"... there is no single optimal solution to complex systems problems. Most system designs have several performance and cost criteria. Systems Engineering creates a set of alternative designs that satisfies these performance and cost criteria to varying degrees. Moving from one alternative to another will usually improve at least one criterion and worsen at least one criterion (i.e., there will be trade-offs). None of the feasible alternatives is likely to optimize all the criteria (Szidarovszky, Gershon, and Duckstein, 1986)." (http://prod.sandia.gov/techlib/access-control.cgi/1996/961620.pdf, 22.08.20, page 3)
So far we do not know the solution of the problem. We do not know which method to apply to reach the goal. Different methods result in different goal situations (goal systems). Therefore all goals and requirements are still uncertain.
"... if a project applies a rigid development approach and fails to recognise uncertainty and the need for evolution, it can actually drive additional costs into a project. A common reason for project problems is insufficient management of changing requirements during all stages of the project life." (Nolan, A., Abrahao, S., Clements, P. and Pickard, A. 2011. Managing Requirements Uncertainty in Engine Control Systems Development. Proceedings of the 19th International Requirements Engineering Conference. IEEE, page 259)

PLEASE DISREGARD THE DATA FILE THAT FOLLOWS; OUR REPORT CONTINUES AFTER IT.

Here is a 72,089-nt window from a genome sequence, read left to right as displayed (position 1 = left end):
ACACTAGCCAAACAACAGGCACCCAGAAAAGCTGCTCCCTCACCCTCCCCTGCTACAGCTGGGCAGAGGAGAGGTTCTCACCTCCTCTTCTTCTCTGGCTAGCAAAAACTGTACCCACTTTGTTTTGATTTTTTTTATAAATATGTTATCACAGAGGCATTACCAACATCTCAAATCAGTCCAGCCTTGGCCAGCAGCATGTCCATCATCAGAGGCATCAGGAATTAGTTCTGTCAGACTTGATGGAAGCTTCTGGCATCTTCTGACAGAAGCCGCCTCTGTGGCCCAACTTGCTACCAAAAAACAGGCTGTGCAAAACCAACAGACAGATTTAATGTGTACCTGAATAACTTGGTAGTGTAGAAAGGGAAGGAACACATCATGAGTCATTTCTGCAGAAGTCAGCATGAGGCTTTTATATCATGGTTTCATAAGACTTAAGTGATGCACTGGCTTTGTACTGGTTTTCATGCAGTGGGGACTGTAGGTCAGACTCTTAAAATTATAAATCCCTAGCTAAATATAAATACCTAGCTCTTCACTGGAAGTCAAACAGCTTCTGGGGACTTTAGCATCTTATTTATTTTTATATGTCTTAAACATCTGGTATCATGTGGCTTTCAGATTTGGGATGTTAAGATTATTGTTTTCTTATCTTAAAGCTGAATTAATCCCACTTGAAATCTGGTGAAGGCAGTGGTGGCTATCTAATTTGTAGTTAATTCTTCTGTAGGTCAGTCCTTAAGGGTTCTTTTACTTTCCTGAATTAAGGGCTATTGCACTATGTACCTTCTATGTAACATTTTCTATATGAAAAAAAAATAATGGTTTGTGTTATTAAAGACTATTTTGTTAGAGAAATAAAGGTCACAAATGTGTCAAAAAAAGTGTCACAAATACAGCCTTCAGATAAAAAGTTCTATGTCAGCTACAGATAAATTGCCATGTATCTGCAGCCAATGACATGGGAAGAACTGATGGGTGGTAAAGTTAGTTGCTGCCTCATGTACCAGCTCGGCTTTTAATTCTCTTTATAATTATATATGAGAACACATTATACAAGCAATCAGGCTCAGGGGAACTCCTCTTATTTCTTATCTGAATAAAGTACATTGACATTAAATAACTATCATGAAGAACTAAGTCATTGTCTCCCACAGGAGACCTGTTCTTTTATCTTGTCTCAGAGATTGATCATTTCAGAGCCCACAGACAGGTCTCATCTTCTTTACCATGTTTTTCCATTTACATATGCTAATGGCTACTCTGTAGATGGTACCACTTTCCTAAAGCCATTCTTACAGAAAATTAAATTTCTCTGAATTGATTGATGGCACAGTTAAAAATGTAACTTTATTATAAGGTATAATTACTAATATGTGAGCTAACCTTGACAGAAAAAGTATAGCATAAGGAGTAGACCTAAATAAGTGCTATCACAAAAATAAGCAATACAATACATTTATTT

Nevertheless, at this stage we are making a list of possible goals and requirements and we prioritize them. This
list will help us to decide what is the right method to solve the problem.
"One characteristic of excellent requirements is that they are explicitly prioritized. When customer expectations are high, timelines are short, and resources are limited, you want to make sure the product contains the most essential functions. ... A common approach to prioritization is to group requirements into three priority categories. Essential [must have] ... Conditional [should have] ... Optional [nice to have] ... Keep the prioritization as simple as possible to help you make the necessary development choices." (K. Wiegers, “First things first: prioritizing requirements,” Software Development, vol. 7, no. 9, pp. 48–53, 1999.)
Even if the goals and requirements are still uncertain, we need them to be able to assess the result quality. The figure above can be interpreted in two ways:
Example: A pizzeria buys a new oven. With this new oven (system 2) more and better pizzas can be baked than with the old oven (system 1).